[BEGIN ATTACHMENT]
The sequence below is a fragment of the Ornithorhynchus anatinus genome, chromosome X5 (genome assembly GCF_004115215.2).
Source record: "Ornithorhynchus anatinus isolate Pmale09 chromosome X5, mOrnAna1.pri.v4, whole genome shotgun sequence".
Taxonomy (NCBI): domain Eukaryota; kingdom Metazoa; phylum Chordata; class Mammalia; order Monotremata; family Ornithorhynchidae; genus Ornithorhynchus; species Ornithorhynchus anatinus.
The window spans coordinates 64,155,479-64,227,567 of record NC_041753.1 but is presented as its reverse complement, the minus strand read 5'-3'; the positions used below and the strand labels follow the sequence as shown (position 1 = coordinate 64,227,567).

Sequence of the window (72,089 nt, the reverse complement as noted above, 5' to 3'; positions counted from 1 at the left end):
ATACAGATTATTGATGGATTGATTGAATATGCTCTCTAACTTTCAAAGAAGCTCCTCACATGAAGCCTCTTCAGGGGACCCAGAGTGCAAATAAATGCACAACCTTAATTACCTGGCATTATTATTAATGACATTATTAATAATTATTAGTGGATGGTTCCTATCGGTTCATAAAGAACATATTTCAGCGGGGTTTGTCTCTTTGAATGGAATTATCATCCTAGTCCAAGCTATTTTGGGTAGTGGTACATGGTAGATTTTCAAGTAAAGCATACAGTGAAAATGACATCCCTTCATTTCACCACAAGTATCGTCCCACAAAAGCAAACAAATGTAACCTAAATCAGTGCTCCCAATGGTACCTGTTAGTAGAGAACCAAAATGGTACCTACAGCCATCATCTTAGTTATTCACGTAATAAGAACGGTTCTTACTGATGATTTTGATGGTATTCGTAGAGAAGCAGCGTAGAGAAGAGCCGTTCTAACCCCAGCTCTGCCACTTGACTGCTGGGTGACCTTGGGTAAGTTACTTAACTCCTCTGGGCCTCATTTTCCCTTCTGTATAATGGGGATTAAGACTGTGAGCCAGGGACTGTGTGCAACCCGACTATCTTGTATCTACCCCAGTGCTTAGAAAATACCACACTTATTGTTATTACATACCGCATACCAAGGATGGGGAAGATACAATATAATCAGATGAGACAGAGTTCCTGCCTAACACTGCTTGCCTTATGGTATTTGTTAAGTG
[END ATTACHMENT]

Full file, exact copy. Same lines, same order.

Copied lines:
The sequence below is a fragment of the Ornithorhynchus anatinus genome, chromosome X5 (genome assembly GCF_004115215.2).
Source record: "Ornithorhynchus anatinus isolate Pmale09 chromosome X5, mOrnAna1.pri.v4, whole genome shotgun sequence".
Taxonomy (NCBI): domain Eukaryota; kingdom Metazoa; phylum Chordata; class Mammalia; order Monotremata; family Ornithorhynchidae; genus Ornithorhynchus; species Ornithorhynchus anatinus.
The window spans coordinates 64,155,479-64,227,567 of record NC_041753.1 but is presented as its reverse complement, the minus strand read 5'-3'; the positions used below and the strand labels follow the sequence as shown (position 1 = coordinate 64,227,567).

Sequence of the window (72,089 nt, the reverse complement as noted above, 5' to 3'; positions counted from 1 at the left end):
ATACAGATTATTGATGGATTGATTGAATATGCTCTCTAACTTTCAAAGAAGCTCCTCACATGAAGCCTCTTCAGGGGACCCAGAGTGCAAATAAATGCACAACCTTAATTACCTGGCATTATTATTAATGACATTATTAATAATTATTAGTGGATGGTTCCTATCGGTTCATAAAGAACATATTTCAGCGGGGTTTGTCTCTTTGAATGGAATTATCATCCTAGTCCAAGCTATTTTGGGTAGTGGTACATGGTAGATTTTCAAGTAAAGCATACAGTGAAAATGACATCCCTTCATTTCACCACAAGTATCGTCCCACAAAAGCAAACAAATGTAACCTAAATCAGTGCTCCCAATGGTACCTGTTAGTAGAGAACCAAAATGGTACCTACAGCCATCATCTTAGTTATTCACGTAATAAGAACGGTTCTTACTGATGATTTTGATGGTATTCGTAGAGAAGCAGCGTAGAGAAGAGCCGTTCTAACCCCAGCTCTGCCACTTGACTGCTGGGTGACCTTGGGTAAGTTACTTAACTCCTCTGGGCCTCATTTTCCCTTCTGTATAATGGGGATTAAGACTGTGAGCCAGGGACTGTGTGCAACCCGACTATCTTGTATCTACCCCAGTGCTTAGAAAATACCACACTTATTGTTATTACATACCGCATACCAAGGATGGGGAAGATACAATATAATCAGATGAGACAGAGTTCCTGCCTAACACTGCTTGCCTTATGGTATTTGTTAAGTG